All too often, the drug war seems like a losing battle. And even when we’re able to bring down dealers or traffickers on US soil, the problem persists around the globe, frequently in impoverished areas where the lure of fast cash is impossible to turn down.
In the slums of Rio, in a metropolitan area that is home to 12 million people, teenage boys armed with automatic weapons sell cheap cocaine and marijuana in what has become a lucrative narcotics trade for the Brazilian city.
But there are bright spots in the battle.
Crack, once everywhere in this region, has almost disappeared. It’s not due to a police crackdown or government drug policy, though—it’s thanks to the drug lords themselves.
Many dealers have actually stopped selling the drug in Rio’s slums on orders by drug bosses who found it hard to control areas where crack took over. It’s ironic that the very criminals responsible for introducing the dangerous drug to their local communities are now shying away from it for the way it destabilizes those same communities. Traffickers predict the trend will spread throughout the slums to the rest of the city over the next few years.
Despite these reports, officials and local dealers are at odds over just who is responsible for crack’s waning availability in Rio’s slums. The police are all too happy to take the credit, while dealers suggest they have stopped pushing crack because they’ve seen what it can do. Whether it’s an attack of social conscience – unlike other drugs that are popular with Rio’s rich, crack has taken hold in poorer areas – or something more, many are signing on to kick crack to the curb. Of course, not everyone is on board with the ban. There are other groups of dealers who are less willing to say goodbye to millions in profits.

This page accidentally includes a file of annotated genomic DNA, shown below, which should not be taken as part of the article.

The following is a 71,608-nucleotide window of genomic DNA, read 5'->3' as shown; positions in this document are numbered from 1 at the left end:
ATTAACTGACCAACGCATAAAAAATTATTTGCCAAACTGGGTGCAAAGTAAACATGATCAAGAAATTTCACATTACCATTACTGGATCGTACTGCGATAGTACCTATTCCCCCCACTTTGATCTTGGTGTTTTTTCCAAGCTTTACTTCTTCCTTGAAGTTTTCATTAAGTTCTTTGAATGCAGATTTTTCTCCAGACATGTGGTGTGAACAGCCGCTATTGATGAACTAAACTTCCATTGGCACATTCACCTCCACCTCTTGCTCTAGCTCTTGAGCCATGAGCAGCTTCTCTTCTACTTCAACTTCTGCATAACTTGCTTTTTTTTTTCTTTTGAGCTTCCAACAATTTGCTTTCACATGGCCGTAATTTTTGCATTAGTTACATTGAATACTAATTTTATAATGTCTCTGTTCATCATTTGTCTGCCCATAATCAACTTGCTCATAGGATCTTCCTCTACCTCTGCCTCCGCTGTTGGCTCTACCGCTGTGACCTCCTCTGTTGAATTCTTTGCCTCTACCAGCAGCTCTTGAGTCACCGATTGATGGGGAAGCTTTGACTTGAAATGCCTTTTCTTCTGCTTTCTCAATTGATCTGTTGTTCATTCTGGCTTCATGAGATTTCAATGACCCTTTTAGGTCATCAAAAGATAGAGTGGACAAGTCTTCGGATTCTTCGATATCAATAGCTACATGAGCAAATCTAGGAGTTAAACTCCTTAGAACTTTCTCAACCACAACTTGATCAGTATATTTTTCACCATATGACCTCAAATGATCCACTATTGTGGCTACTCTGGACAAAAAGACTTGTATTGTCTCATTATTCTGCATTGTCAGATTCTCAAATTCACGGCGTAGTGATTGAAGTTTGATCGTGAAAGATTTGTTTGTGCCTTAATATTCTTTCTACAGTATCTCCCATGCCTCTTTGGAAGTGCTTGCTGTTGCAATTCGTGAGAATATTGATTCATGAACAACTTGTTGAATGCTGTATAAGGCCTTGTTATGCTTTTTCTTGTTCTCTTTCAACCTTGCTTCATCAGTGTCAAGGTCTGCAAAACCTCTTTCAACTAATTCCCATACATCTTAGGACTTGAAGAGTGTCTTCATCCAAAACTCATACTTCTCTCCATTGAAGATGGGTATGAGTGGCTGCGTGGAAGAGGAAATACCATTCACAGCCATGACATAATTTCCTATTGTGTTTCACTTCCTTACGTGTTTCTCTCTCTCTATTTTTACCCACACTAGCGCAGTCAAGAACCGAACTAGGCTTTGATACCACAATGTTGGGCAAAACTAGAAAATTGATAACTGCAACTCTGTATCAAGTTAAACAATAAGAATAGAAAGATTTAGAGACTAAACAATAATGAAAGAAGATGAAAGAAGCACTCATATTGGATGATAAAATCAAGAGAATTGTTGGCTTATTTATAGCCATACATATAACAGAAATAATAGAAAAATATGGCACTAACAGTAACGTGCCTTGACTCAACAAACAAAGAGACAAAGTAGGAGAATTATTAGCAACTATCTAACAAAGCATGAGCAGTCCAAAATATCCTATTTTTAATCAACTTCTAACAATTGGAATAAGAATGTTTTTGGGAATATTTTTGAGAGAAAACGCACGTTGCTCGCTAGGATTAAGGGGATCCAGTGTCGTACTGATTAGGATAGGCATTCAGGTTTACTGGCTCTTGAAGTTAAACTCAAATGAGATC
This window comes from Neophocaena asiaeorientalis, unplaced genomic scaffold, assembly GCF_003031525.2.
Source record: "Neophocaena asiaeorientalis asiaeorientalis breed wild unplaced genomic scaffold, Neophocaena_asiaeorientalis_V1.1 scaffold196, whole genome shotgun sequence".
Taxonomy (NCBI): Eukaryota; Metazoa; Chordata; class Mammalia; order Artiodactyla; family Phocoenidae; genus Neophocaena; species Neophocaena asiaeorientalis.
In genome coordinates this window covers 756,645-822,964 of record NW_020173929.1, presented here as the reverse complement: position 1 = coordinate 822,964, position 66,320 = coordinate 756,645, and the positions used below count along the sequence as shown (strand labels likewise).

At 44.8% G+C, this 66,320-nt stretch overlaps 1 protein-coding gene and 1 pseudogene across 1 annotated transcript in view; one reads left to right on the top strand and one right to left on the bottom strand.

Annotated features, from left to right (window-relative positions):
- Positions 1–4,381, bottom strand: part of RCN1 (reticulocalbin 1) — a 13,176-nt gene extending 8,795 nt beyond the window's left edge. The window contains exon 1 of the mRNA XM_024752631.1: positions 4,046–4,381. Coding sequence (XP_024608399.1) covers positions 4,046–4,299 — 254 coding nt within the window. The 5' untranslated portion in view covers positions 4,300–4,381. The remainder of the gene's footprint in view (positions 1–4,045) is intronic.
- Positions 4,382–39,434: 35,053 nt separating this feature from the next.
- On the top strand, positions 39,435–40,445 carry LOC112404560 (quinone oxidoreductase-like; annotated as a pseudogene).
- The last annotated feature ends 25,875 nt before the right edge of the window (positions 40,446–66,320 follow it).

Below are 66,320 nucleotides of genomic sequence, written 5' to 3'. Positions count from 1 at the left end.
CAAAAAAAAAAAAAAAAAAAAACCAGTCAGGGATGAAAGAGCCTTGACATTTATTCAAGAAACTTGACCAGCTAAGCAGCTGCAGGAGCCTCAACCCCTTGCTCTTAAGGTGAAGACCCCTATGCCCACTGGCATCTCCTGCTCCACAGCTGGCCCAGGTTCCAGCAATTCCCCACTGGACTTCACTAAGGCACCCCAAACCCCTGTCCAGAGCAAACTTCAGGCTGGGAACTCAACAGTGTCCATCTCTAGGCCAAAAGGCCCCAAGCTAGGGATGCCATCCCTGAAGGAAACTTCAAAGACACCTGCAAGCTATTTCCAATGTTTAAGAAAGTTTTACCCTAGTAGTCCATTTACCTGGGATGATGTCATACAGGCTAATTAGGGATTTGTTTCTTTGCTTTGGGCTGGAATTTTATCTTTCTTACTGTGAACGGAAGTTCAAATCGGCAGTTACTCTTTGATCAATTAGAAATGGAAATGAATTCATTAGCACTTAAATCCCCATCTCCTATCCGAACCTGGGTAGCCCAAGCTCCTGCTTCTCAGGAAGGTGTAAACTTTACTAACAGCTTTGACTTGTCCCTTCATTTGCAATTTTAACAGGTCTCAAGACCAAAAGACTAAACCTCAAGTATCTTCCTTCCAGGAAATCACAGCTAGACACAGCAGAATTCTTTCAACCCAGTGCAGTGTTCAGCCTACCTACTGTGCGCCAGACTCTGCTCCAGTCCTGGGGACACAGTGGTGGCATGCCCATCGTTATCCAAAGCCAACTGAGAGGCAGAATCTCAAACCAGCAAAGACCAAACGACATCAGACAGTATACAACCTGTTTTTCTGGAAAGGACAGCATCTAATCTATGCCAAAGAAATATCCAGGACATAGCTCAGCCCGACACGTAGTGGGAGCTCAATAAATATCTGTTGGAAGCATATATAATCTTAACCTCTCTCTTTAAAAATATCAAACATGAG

According to an estimate by the country’s Security Committee of the House and the Federal Police, Brazilians consume between 800 kilos and 1.2 tons of crack a day, a total valued at about $10 million. Crack has become such a problem in Brazil that the government allocated special funds to combat it, including a $253 million campaign launched by President Dilma Rousseff in May 2010 to stem the drug trade. Last November, another $2 billion was allocated for the creation of drug treatment centers.
Cocaine Addiction Help at The Oaks at La Paloma
We may not win this war, but even small victories are worth celebrating. If you or someone you love needs treatment for drug addiction, call The Oaks at La Paloma at the toll-free number on our homepage. Someone is there to take your call 24 hours a day and answer any questions you have about treatment, financing or insurance.
Articles posted here are primarily educational and may not directly reflect the offerings at The Oaks. For more specific information on programs at The Oaks, contact us today.